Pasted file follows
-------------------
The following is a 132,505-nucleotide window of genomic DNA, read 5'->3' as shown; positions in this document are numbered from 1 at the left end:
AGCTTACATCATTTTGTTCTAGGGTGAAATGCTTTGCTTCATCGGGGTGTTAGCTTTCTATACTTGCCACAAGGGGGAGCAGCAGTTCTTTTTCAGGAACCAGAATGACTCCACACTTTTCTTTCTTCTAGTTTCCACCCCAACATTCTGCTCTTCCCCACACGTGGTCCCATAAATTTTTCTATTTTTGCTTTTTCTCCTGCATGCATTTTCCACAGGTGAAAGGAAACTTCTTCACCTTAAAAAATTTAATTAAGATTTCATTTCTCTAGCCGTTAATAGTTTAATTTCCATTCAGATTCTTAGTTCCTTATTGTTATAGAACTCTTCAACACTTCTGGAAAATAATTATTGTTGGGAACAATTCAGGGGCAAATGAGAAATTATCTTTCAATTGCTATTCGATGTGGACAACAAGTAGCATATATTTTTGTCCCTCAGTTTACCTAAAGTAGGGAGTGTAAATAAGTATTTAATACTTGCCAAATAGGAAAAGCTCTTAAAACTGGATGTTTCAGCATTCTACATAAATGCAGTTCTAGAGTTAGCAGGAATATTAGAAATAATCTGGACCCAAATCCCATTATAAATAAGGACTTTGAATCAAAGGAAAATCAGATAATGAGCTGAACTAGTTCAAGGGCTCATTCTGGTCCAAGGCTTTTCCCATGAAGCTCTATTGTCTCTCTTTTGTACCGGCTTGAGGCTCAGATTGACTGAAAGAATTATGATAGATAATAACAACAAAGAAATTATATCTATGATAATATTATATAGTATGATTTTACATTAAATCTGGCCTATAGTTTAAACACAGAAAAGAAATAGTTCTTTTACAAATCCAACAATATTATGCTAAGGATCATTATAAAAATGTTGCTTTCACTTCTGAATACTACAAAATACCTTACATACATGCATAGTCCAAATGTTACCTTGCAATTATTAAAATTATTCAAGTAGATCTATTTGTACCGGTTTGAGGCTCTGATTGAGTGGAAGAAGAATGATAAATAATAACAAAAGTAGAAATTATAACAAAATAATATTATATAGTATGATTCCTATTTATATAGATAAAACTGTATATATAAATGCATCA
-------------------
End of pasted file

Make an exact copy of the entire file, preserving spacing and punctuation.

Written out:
The following is a 132,505-nucleotide window of genomic DNA, read 5'->3' as shown; positions in this document are numbered from 1 at the left end:
AGCTTACATCATTTTGTTCTAGGGTGAAATGCTTTGCTTCATCGGGGTGTTAGCTTTCTATACTTGCCACAAGGGGGAGCAGCAGTTCTTTTTCAGGAACCAGAATGACTCCACACTTTTCTTTCTTCTAGTTTCCACCCCAACATTCTGCTCTTCCCCACACGTGGTCCCATAAATTTTTCTATTTTTGCTTTTTCTCCTGCATGCATTTTCCACAGGTGAAAGGAAACTTCTTCACCTTAAAAAATTTAATTAAGATTTCATTTCTCTAGCCGTTAATAGTTTAATTTCCATTCAGATTCTTAGTTCCTTATTGTTATAGAACTCTTCAACACTTCTGGAAAATAATTATTGTTGGGAACAATTCAGGGGCAAATGAGAAATTATCTTTCAATTGCTATTCGATGTGGACAACAAGTAGCATATATTTTTGTCCCTCAGTTTACCTAAAGTAGGGAGTGTAAATAAGTATTTAATACTTGCCAAATAGGAAAAGCTCTTAAAACTGGATGTTTCAGCATTCTACATAAATGCAGTTCTAGAGTTAGCAGGAATATTAGAAATAATCTGGACCCAAATCCCATTATAAATAAGGACTTTGAATCAAAGGAAAATCAGATAATGAGCTGAACTAGTTCAAGGGCTCATTCTGGTCCAAGGCTTTTCCCATGAAGCTCTATTGTCTCTCTTTTGTACCGGCTTGAGGCTCAGATTGACTGAAAGAATTATGATAGATAATAACAACAAAGAAATTATATCTATGATAATATTATATAGTATGATTTTACATTAAATCTGGCCTATAGTTTAAACACAGAAAAGAAATAGTTCTTTTACAAATCCAACAATATTATGCTAAGGATCATTATAAAAATGTTGCTTTCACTTCTGAATACTACAAAATACCTTACATACATGCATAGTCCAAATGTTACCTTGCAATTATTAAAATTATTCAAGTAGATCTATTTGTACCGGTTTGAGGCTCTGATTGAGTGGAAGAAGAATGATAAATAATAACAAAAGTAGAAATTATAACAAAATAATATTATATAGTATGATTCCTATTTATATAGATAAAACTGTATATATAAATGCATCA